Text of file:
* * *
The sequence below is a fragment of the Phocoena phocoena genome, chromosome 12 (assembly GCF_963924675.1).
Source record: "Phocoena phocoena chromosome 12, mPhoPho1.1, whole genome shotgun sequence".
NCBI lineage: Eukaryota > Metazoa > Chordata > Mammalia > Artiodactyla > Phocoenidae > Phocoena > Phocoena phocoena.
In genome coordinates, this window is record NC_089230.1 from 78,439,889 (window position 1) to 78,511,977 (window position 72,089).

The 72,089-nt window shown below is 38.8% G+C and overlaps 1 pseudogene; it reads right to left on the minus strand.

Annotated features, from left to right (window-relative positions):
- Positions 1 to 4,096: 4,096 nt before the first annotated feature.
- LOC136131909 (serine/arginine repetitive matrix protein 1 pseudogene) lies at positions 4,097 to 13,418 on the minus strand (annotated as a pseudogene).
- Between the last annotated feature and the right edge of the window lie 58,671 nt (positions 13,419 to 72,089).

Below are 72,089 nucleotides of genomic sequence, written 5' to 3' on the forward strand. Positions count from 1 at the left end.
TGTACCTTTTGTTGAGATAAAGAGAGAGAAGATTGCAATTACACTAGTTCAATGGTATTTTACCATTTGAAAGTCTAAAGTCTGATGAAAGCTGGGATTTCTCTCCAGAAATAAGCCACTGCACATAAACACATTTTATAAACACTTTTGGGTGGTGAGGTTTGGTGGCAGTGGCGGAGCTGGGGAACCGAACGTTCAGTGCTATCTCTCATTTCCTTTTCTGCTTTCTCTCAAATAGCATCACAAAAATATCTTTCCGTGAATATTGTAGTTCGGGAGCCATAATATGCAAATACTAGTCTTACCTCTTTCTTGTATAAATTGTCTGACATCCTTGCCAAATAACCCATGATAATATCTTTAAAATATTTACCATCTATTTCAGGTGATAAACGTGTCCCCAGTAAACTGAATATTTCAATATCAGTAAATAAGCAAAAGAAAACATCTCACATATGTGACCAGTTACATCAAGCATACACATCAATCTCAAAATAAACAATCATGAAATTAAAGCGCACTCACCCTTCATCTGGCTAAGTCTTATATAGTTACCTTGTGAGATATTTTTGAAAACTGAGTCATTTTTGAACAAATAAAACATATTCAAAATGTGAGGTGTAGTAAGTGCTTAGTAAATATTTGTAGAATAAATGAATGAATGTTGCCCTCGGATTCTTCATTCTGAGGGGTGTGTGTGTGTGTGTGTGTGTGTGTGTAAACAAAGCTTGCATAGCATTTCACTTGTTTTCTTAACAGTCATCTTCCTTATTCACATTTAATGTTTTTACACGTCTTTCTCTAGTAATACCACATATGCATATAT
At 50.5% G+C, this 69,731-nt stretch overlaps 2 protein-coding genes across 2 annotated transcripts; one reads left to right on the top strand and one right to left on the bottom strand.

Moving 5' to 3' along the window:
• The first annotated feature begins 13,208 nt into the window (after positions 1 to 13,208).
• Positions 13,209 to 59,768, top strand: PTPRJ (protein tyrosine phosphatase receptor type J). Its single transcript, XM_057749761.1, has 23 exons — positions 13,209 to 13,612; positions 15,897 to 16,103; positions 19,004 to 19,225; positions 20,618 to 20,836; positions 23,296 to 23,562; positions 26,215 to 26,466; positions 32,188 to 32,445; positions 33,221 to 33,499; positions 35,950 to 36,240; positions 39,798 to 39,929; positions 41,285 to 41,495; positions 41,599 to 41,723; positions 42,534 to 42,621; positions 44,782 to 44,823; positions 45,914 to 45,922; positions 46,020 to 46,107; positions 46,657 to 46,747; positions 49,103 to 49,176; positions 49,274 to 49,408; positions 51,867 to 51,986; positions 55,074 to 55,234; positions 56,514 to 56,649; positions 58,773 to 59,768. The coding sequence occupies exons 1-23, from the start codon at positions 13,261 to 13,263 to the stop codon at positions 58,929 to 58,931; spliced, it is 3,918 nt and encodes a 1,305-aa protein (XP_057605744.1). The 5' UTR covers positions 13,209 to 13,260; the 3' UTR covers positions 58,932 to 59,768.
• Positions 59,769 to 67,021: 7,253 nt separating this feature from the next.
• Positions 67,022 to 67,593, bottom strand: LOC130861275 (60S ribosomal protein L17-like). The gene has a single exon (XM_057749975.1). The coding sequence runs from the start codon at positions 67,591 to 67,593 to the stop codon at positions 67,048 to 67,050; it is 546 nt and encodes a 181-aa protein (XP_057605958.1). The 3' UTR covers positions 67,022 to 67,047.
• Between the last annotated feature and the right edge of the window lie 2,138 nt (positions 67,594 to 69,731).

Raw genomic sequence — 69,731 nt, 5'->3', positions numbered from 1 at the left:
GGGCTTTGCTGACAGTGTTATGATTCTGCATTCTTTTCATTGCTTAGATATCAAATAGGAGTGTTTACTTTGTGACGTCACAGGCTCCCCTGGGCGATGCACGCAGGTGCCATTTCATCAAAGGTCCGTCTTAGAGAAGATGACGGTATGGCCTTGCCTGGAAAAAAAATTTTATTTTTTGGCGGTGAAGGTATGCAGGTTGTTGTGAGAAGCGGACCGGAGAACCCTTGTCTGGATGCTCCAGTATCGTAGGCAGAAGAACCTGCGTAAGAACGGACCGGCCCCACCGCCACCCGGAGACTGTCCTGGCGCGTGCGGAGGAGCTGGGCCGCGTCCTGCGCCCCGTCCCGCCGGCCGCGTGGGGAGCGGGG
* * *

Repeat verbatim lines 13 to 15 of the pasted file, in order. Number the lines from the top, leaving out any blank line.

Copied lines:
Moving 5' to 3' along the window:
• The first annotated feature begins 13,208 nt into the window (after positions 1 to 13,208).
• Positions 13,209 to 59,768, top strand: PTPRJ (protein tyrosine phosphatase receptor type J). Its single transcript, XM_057749761.1, has 23 exons — positions 13,209 to 13,612; positions 15,897 to 16,103; positions 19,004 to 19,225; positions 20,618 to 20,836; positions 23,296 to 23,562; positions 26,215 to 26,466; positions 32,188 to 32,445; positions 33,221 to 33,499; positions 35,950 to 36,240; positions 39,798 to 39,929; positions 41,285 to 41,495; positions 41,599 to 41,723; positions 42,534 to 42,621; positions 44,782 to 44,823; positions 45,914 to 45,922; positions 46,020 to 46,107; positions 46,657 to 46,747; positions 49,103 to 49,176; positions 49,274 to 49,408; positions 51,867 to 51,986; positions 55,074 to 55,234; positions 56,514 to 56,649; positions 58,773 to 59,768. The coding sequence occupies exons 1-23, from the start codon at positions 13,261 to 13,263 to the stop codon at positions 58,929 to 58,931; spliced, it is 3,918 nt and encodes a 1,305-aa protein (XP_057605744.1). The 5' UTR covers positions 13,209 to 13,260; the 3' UTR covers positions 58,932 to 59,768.